But the six victories have concealed to some extent quite how grim a decade this has been for the Scots, with only 17 points from 40 matches against the others. That eclipses not only Scotland's previous low point in the 1950s, when 15 consecutive defeats and three whitewashes separated the extraordinary eclipse of John Gwilliam's starry Wales team in the match of Peter Kinninmonth's extraordinary drop-goal at Murrayfield in 1951 and the 14-8 defeat of the Welsh on the same ground four years later and a total of 22 points were won, but trumps the hapless 1990s Irish as the weakest home nation of the last century.
England's fast start meant that, in spite of a long spell of mediocrity, they had their best decade - other than the 1990s, by which they are doomed to be judged much as Wales are by the seventies - since the 1950s. Wales's results on the other hand show a miserable decade relieved by those two remarkable Grand Slams. Eight of their sixteen wins against teams other than Italy came in those two years, as many as they recorded, at a rate of one per season, in the remaining eight campaigns. Even the 1980s, far from fondly remembered, were better than that.
Take out France's 10 wins over Italy and they have a total of 52 points for the decade. Exactly the same as their record for the 1960s. The intervening decades ran 49, 56, 50. That sequence puts me in mind of cricket writer Rob Steen's insight that David Gower usually averaged somewhere in the 40s across a test series. It doesn't acquit completely of routine accusations of inconsistency, but certainly casts a different light on them.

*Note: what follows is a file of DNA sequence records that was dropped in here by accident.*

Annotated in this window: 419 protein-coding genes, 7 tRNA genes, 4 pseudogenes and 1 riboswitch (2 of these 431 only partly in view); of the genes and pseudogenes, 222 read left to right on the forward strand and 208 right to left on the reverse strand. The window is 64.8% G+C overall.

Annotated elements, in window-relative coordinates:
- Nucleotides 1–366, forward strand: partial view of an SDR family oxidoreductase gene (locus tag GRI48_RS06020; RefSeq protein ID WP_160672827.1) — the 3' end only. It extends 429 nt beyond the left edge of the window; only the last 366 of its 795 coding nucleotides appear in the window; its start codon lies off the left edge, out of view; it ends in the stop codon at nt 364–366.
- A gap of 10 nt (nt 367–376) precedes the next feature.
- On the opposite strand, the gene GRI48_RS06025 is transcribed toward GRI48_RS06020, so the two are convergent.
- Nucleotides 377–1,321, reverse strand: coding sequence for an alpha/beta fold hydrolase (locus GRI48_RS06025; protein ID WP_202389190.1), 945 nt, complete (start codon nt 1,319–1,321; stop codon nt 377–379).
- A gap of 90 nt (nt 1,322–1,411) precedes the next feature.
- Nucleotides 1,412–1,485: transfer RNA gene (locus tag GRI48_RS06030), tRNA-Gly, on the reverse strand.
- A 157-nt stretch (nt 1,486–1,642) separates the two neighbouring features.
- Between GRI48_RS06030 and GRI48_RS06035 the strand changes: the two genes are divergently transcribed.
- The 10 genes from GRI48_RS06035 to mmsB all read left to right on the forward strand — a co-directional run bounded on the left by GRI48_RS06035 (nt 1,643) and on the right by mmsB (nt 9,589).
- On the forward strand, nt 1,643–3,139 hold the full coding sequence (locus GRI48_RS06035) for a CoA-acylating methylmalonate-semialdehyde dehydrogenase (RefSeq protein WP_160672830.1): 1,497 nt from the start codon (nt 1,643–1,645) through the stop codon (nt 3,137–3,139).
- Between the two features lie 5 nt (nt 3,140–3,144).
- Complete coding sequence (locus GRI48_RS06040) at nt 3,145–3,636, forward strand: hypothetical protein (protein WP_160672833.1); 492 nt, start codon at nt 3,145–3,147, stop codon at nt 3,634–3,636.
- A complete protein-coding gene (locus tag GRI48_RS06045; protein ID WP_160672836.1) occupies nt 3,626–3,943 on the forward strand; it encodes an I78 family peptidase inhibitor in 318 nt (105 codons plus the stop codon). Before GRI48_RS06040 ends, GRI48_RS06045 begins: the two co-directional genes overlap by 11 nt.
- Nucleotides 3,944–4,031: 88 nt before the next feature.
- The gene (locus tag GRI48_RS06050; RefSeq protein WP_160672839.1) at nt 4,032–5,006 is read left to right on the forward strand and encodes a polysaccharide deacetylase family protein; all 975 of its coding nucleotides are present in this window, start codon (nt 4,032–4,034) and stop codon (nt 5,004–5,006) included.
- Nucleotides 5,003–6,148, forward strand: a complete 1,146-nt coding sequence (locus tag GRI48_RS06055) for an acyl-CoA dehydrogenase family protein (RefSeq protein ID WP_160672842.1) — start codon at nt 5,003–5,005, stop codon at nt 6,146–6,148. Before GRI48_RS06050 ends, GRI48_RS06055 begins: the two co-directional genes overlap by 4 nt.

The range between France's best and worst decade is seven points. England's range is 39. France aren't always brilliant and occasionally they're dire, but they are rarely the latter for very long.
What they haven't yet done is produce a team that defined an era as Carling and Johnson's England (64 points) did the 1990s or Wales (60 points from 39 matches) the 1970s. Those were also, until England's 6-4 record since 2000, the only teams since the 1950s to have a winning record against France across a decade.
And if those are the only two teams to have exceeded France's best decade only one more - the contemporary Irish, further underlining quite how good they have been - has done better than their worst. Over those five decades France have won 46 more championship points - nearly one per year, a significant margin in a competition that has offered an average maximum of 8.4 per season, better than nearest rivals England.
The years since 1959 have certainly been France's half century. But, in terms of where they will be longest and most fondly remembered - points difference or not - the past 10 years have been Ireland's decade.
"There's no bull with me, I just tell it straight." Tom Hamilton talks to Warren Gatland in an exclusive interview
With the retirement of Adam Jones, Welsh rugby says goodbye to a great player and one of its biggest personalities too, writes Tom Hamilton
Cards, kicks, slips and scores: It's The Week in Pictures, the finest snaps from the last seven days of rugby
Huw Richards Rewinds to 1975 when three Welsh legends were handed their debuts and assesses their legacy